Clodagh Finn: Big Rachel, the 6ft 4in labourer, is a giant of our hidden history

She is not very well known here, in the country of her birth, but Rachel Hamilton, the towering navvy, labourer and peacekeeper, is celebrated with affection in her adopted Glasgow
Clodagh Finn: Big Rachel, the 6ft 4in labourer, is a giant of our hidden history

Rachel Hamilton, the formidable 6ft 4in pipe-smoking shipyard worker and Irishwoman who was hired as a special constable to quell the riots that broke out during the centenary celebrations of Daniel O’Connell’s birth, almost 150 years ago this week. Picture: © CSG CIC Glasgow Museums Collection

L et me introduce you to ‘Big Rachel’, the 6ft 4in pipe-smoking shipyard worker who was hired as a special constable to quell the riots that broke out in Glasgow during the centenary celebrations of Daniel O’Connell’s birth, almost 150 years ago this week.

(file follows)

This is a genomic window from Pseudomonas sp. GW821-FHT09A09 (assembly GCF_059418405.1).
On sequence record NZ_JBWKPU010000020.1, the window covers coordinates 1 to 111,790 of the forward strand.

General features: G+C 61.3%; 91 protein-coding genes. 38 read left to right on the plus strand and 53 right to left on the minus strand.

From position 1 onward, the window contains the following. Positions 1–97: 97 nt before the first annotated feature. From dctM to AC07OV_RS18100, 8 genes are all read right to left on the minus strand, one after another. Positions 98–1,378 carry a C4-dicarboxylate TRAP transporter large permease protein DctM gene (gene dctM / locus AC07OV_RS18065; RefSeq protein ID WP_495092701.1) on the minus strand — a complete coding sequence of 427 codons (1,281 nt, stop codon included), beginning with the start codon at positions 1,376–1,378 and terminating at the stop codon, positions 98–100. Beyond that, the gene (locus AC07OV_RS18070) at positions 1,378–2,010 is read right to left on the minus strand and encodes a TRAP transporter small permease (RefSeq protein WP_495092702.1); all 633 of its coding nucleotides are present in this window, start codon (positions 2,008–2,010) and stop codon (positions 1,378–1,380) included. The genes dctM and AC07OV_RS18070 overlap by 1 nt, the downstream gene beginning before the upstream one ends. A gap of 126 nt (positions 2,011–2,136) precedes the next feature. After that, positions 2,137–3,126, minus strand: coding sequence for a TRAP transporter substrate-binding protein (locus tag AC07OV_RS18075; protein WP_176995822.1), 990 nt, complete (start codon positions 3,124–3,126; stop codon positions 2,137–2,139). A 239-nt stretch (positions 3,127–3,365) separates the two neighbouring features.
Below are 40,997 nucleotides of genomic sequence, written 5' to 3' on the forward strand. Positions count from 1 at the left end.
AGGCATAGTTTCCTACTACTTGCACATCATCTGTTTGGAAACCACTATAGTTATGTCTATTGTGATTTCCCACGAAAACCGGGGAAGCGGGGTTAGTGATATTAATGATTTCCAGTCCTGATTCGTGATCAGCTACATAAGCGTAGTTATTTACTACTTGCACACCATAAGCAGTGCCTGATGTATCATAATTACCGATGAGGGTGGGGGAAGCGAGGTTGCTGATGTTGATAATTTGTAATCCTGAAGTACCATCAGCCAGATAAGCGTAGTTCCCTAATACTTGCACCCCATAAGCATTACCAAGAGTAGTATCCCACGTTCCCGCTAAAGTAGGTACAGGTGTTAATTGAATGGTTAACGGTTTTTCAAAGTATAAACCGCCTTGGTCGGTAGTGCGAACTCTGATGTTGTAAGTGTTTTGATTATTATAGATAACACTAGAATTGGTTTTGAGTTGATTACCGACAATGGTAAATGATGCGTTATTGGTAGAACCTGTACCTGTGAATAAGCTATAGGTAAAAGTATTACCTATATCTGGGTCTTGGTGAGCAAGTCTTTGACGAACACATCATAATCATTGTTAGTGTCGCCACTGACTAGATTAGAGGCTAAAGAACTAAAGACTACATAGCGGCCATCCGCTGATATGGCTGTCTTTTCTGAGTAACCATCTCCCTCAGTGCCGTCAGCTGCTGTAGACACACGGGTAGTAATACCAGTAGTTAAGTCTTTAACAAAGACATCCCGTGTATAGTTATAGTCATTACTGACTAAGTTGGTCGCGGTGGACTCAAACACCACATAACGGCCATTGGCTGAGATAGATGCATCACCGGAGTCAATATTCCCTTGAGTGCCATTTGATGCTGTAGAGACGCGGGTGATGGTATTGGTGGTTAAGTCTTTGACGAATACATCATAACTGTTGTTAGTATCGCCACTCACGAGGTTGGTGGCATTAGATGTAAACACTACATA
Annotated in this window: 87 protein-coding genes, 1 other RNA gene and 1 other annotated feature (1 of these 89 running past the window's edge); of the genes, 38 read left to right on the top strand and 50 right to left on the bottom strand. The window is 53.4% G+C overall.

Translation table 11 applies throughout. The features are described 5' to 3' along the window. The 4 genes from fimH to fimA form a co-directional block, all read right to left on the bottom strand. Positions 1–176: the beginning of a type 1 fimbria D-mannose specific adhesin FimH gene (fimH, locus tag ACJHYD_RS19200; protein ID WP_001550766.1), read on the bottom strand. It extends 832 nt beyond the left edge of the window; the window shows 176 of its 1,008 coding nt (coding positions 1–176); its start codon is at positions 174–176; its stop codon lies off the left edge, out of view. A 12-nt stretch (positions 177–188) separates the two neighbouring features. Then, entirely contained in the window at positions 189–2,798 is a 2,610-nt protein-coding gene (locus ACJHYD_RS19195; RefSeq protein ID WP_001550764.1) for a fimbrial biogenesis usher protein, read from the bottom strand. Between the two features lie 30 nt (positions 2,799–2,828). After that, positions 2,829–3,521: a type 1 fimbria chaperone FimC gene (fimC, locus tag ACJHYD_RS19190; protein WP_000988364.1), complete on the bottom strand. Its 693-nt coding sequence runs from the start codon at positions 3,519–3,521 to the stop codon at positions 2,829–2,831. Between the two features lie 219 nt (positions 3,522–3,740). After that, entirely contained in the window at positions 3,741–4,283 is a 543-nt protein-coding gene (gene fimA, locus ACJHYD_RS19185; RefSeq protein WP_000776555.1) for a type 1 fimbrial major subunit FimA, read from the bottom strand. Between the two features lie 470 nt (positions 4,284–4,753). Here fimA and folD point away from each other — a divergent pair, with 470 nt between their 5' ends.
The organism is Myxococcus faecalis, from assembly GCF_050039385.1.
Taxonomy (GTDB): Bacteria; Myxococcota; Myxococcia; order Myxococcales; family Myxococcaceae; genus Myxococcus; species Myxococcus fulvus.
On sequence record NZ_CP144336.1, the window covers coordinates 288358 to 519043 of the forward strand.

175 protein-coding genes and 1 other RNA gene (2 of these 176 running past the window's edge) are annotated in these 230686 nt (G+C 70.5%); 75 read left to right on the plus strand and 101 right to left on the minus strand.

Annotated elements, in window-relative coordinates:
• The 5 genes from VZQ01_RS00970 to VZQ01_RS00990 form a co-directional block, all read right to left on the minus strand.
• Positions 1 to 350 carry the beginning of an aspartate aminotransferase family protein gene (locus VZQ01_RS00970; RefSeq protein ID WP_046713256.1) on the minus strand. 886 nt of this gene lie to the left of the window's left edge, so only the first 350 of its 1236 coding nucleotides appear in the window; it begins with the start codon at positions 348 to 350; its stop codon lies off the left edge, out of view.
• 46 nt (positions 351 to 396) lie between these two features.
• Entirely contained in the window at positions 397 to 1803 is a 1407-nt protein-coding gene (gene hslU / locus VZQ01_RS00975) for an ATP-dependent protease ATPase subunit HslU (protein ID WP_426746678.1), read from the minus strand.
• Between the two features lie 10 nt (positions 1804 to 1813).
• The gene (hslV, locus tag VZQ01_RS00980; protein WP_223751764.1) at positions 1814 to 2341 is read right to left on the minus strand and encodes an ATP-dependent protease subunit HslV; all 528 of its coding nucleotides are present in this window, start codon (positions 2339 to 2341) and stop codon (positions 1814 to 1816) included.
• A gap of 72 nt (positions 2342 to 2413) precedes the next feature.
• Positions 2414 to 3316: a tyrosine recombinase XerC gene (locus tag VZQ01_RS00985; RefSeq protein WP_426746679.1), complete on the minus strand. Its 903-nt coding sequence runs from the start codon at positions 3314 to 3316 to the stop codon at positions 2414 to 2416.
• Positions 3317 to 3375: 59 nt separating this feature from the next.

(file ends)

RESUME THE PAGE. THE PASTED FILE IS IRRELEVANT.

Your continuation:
She is not very well known here, in the country of her birth, but Rachel Hamilton, the towering navvy, labourer and peacekeeper, is celebrated with affection in her adopted Glasgow.

If you take a walking tour of the city’s West End, you’ll hear a little more about this gutsy lady, who worked as a forewoman navvy in the Jordanhill Brickworks, where she had a reputation as a keeper of the peace and enforcer of order in the workplace. 

It made sense, then, that she would be called upon when the Partick Riots erupted in Glasgow on August 6, 1875. Her imposing presence had something to do with it too. Several reports remark on her height and her weight: “She weighed about 16 stones and 10lbs,” said one.

Special constable